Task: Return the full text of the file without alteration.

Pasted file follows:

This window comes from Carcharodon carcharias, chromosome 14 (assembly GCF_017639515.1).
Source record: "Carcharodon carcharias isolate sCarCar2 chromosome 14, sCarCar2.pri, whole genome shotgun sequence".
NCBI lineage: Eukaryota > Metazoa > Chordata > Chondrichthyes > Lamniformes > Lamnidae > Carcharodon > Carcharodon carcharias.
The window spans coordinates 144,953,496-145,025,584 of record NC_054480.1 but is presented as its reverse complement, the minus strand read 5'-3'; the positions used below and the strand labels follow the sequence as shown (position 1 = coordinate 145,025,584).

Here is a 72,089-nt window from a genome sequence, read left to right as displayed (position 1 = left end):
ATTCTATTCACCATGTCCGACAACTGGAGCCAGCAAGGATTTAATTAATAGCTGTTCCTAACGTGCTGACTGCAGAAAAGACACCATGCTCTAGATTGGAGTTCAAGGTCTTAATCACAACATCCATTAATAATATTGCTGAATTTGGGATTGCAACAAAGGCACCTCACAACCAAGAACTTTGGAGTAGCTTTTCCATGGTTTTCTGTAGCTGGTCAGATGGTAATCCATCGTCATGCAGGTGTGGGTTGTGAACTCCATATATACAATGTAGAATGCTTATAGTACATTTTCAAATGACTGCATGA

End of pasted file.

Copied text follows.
This window comes from Carcharodon carcharias, chromosome 14 (assembly GCF_017639515.1).
Source record: "Carcharodon carcharias isolate sCarCar2 chromosome 14, sCarCar2.pri, whole genome shotgun sequence".
NCBI lineage: Eukaryota > Metazoa > Chordata > Chondrichthyes > Lamniformes > Lamnidae > Carcharodon > Carcharodon carcharias.
The window spans coordinates 144,953,496-145,025,584 of record NC_054480.1 but is presented as its reverse complement, the minus strand read 5'-3'; the positions used below and the strand labels follow the sequence as shown (position 1 = coordinate 145,025,584).

Here is a 72,089-nt window from a genome sequence, read left to right as displayed (position 1 = left end):
ATTCTATTCACCATGTCCGACAACTGGAGCCAGCAAGGATTTAATTAATAGCTGTTCCTAACGTGCTGACTGCAGAAAAGACACCATGCTCTAGATTGGAGTTCAAGGTCTTAATCACAACATCCATTAATAATATTGCTGAATTTGGGATTGCAACAAAGGCACCTCACAACCAAGAACTTTGGAGTAGCTTTTCCATGGTTTTCTGTAGCTGGTCAGATGGTAATCCATCGTCATGCAGGTGTGGGTTGTGAACTCCATATATACAATGTAGAATGCTTATAGTACATTTTCAAATGACTGCATGA